Date: Tuesday, May 2, 2017
Session Time: 2:30pm-4:00pm
Presentation Time: 3:18pm-3:30pm
Introduction: Donor diabetes mellitus (DM) is a risk factor for impaired outcomes following renal transplant. Donor DM is factored into the Kidney Donor Risk Index (KDRI) to prognosticate performance of a potential allograft. Glycated hemoglobin (HbA1C) reflects glycemic control over preceding 90 days. We tested the hypothesis that donor HbA1C confers discriminatory power with respect to post-transplant outcomes in assessment of an organ from a DM donor.
Methods: OPTN/UNOS STAR file was queried for adult recipients undergoing primary isolated renal transplant. A1C data were available between 09-2010 and 06-2015. 24,648 recipients were identified. The cohort was partitioned by donor DM, yielding a study cohort of 1,491 recipients. Kaplan-Meier analysis with log-rank test compared survival between recipients of allografts from DM donors with elevated and non-elevated HbA1C.
Results: Mean HbA1C for the cohort was 5.61 (IQR 5.2, 5.8). 1,491 donors had a history of DM. DM donors had mean HbA1C of 7.84 (IQR 6.0, 9.3). Recipients from DM donors with normal and elevated A1C were similar with respect to age (58 v 59yrs, p=0.015), gender (61.8 v 64.7% male, p=0.279), number of HLA mismatches (5 v 4, p=0.38), and waitlist days (849 v 905 days, p=0.79). DM donors with normal vs. elevated HbA1C were similar with respect to KDPI (0.7 v. 0.8, p=0.03), age (48 v. 49, p=0.12), serum creatinine (1 v. 1, p=0.05), and history of hypertension (63.1 v. 67%, p=0.14). DM donors with elevated HbA1C were more likely to be male (55.9 v. 47.4%, p=0.002). Median follow up time was 21.1 months. Unadjusted 4-year survival for recipients of allografts from euglycemic and hyperglycemic donors was 87.6 and 77.9%, respectively (p=0.018). 4-year allograft survival was 77.4 vs. 60.0%, respectively (p < 0.001).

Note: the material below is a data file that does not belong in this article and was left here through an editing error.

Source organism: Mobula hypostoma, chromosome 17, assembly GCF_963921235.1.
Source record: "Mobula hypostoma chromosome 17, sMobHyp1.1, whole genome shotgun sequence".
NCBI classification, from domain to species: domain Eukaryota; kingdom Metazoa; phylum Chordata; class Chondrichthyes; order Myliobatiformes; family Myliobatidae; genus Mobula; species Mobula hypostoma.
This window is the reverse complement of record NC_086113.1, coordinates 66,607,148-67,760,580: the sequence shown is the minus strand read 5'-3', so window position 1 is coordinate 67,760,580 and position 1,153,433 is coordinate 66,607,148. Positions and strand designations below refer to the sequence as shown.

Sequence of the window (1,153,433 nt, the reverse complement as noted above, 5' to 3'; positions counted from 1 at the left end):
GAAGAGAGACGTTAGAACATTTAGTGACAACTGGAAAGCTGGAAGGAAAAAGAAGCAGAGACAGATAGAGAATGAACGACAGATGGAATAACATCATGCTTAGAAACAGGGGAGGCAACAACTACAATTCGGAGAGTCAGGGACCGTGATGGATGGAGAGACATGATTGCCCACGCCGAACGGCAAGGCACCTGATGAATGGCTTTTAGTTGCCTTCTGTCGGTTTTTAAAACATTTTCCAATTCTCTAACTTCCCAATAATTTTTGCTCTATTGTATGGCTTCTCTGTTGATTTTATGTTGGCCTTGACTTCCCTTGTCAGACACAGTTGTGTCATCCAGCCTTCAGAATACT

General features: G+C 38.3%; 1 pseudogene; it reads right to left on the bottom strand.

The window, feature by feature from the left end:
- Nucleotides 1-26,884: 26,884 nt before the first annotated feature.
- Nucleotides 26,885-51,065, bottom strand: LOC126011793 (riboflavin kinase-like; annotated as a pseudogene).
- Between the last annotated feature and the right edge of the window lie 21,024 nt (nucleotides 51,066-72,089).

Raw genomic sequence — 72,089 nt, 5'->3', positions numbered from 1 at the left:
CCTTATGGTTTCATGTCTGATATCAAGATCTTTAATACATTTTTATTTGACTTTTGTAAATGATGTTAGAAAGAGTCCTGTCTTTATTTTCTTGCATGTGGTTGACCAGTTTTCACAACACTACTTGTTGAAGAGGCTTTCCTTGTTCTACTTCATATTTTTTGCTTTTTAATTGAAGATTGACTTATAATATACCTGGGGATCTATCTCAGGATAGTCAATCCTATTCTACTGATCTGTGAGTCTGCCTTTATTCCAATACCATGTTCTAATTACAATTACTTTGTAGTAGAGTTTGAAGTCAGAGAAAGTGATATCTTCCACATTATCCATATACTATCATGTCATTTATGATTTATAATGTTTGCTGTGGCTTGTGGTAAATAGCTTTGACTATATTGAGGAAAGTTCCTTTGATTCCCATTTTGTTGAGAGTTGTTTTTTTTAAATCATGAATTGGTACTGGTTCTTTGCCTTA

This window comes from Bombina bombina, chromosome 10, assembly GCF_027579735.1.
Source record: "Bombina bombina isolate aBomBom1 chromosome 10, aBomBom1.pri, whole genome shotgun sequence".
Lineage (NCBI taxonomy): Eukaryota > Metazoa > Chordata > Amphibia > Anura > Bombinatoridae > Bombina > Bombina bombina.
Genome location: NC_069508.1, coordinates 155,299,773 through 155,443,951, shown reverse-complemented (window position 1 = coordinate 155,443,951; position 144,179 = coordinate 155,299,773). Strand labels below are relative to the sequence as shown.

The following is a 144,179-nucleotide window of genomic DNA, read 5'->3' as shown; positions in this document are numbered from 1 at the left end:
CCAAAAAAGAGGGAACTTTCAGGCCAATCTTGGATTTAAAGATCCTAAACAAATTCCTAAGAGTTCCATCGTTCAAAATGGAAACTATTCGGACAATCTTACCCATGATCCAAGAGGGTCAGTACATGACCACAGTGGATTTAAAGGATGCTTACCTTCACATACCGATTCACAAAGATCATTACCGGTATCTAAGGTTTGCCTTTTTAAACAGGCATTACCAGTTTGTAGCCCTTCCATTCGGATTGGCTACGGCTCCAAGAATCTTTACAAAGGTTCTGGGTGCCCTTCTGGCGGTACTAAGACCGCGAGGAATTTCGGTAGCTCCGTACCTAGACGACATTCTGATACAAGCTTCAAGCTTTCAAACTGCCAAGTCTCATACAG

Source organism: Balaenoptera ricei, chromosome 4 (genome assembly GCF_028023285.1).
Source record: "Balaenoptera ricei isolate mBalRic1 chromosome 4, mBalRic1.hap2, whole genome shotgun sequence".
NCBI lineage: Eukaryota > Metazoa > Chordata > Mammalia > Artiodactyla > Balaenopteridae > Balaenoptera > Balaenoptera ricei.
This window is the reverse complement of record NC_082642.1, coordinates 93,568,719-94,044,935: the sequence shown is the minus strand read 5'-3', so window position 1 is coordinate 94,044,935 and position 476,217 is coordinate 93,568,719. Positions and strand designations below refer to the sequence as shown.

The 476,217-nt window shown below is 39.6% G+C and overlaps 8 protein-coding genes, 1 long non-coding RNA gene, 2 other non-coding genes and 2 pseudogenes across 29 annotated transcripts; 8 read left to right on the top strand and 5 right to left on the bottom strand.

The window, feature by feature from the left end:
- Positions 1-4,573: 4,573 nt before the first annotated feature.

Conclusion: In recipients receiving an allograft from DM donor, long term outcomes are impaired when HbA1C is elevated. HbA1C may provide additional discriminatory power in risk stratification of potential allografts. Further studies should elucidate the optimal role of HbA1C in KDRI.
CITATION INFORMATION: Mulvihill M, Yerokun B, Davis R, Barbas A, Hartwig M. Elevated Donor HbA1C Confers Impaired Overall Survival Following Renal Allotransplantation in Recipients of Allografts from Donors with Diabetes Mellitus: A National Analysis. Am J Transplant. 2017;17 (suppl 3).
To cite this abstract in AMA style:Mulvihill M, Yerokun B, Davis R, Barbas A, Hartwig M. Elevated Donor HbA1C Confers Impaired Overall Survival Following Renal Allotransplantation in Recipients of Allografts from Donors with Diabetes Mellitus: A National Analysis. [abstract]. Am J Transplant. 2017; 17 (suppl 3). https://atcmeetingabstracts.com/abstract/elevated-donor-hba1c-confers-impaired-overall-survival-following-renal-allotransplantation-in-recipients-of-allografts-from-donors-with-diabetes-mellitus-a-national-analysis/. Accessed October 18, 2021.
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